COVID-19 Frequently Asked Questions

On this page:

  • Health and Safety
  • Learning Model Selection 
  • Teaching and Learning

 

Health and Safety

Along with our school board partners, York Region Public Health continues to follow the evidence-informed guidance of our provincial partners in the Ministry of Health, the Ministry of Education, Public Health Ontario and others.  

More information on the benefits of mask usage as an effective tool to combat the spread of COVID-19 can be found at the York Region Staying Safe at School webpage and Mandatory Use of Face Masks and Coverings webpage. This page also has information and links to evidence-based information and how to properly care for a non-medical mask. To keep students and staff safe, there is a mandatory masking requirement for students in Grades 1 to 12 indoors in school, including hallways and during classes, on school transportation and outdoors, where physical distancing cannot be maintained. There remain opportunities throughout the school day for students to safely remove their masks. Your local school can speak to this in further detail.   

More information can also be found at:

Students are required to wear masks while in the school. They will be allowed to remove their mask while eating lunch.  Elementary students are able to take mask breaks during recess and lunch recess as long as they maintain distance from others. Secondary students are able to take mask breaks during lunch.

 

Confirmed and probable cases of COVID-19 are reported by the Principal to Public Health. Schools will follow the advice of public health related to contact tracing, communication to staff and families, cleaning and disinfection, duration of isolation, etc.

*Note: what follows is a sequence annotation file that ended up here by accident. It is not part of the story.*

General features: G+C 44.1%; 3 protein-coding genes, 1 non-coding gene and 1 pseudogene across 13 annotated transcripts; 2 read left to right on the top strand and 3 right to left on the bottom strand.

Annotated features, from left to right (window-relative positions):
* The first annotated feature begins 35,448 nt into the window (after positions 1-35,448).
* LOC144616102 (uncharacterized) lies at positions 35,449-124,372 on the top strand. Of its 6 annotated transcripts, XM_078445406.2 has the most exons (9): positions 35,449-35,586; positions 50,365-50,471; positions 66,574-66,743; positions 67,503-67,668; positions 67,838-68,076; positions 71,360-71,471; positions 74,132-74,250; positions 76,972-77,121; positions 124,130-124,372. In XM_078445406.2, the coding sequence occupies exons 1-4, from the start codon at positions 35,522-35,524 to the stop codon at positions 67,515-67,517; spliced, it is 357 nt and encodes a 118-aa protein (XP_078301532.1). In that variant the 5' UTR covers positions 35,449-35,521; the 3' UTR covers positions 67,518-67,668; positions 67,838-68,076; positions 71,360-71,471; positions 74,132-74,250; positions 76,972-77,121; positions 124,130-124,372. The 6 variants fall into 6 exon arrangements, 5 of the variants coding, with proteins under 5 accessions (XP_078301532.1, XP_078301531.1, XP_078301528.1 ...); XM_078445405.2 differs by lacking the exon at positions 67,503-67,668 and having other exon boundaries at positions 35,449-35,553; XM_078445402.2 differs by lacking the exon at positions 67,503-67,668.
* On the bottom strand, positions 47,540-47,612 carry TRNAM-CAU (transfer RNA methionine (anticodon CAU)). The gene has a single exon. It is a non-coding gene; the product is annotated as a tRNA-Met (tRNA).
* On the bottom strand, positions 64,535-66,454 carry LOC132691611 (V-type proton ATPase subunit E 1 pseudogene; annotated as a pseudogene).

All staff and students must self-screen every day before attending school.

On a daily basis, parents/guardians of students under 18 and students over 18 are responsible to review and adhere to the COVID-19 School and Child-Care Screening Tool (please click on Check for Symptoms Daily), prior to entering the school daily.

Examples include: creating designated routes for students to get to and from classrooms, maximizing the use of all possible entrances/exits to support the beginning and end of the school days and providing visual cues/physical guides.

Students, including elementary students, may go home at lunch time.

 

In order to minimize congregation, students are asked to bring both snacks and lunches to school each day.

The Ministry has indicated that nutrition/third party food programs are permitted to operate, provided that food handlers use adequate food handling and safety practices.  We will continue to consult with Public Health and provide additional information as it becomes available.

Classrooms with mechanical ventilation will be fitted with MERV13 filters, fresh air rates will be increased to maximum the system can provide before discomfort and a 2 hour purge will occur each morning before staff and students arrive and 2 hours after staff and students leave.

Classrooms without mechanical ventilation, isolation rooms and Kindergarten classes will be provided with Portable HEPA Air filter units. School specific details will be shared using a Ministry template dashboard by September.

 

On August 3, 2021, the Minister of Education announced a back-to-school plan for September. Details of the plan are available on the Ministry of Education website: Health, safety and operational guidance for schools (2021-2022). We will continue to work with public health authorities to ensure a safe return to school in September and share information with families as it becomes available.

Classes will be the same size as in the past.  We will continue to work with public health authorities to ensure a safe return to school in September and share information with families as it becomes available.

 

School vehicles can operate at full capacity. Vehicles for elementary students should reduce capacity where possible. The seat directly behind the driver in school buses will remain empty to maintain physical distancing between the driver and students. Where school vehicles are able to operate at less than full capacity, students will be seated in a manner that maximizes physical distancing.

For more information, visit the COVID-19 Student Transportation webpage

Students in Grades 1 to 12 are required to wear properly fitted non-medical or cloth masks indoors in school, including in hallways and during classes, as well as on school vehicles.  Students in kindergarten are encouraged but not required to wear non-medical or cloth masks.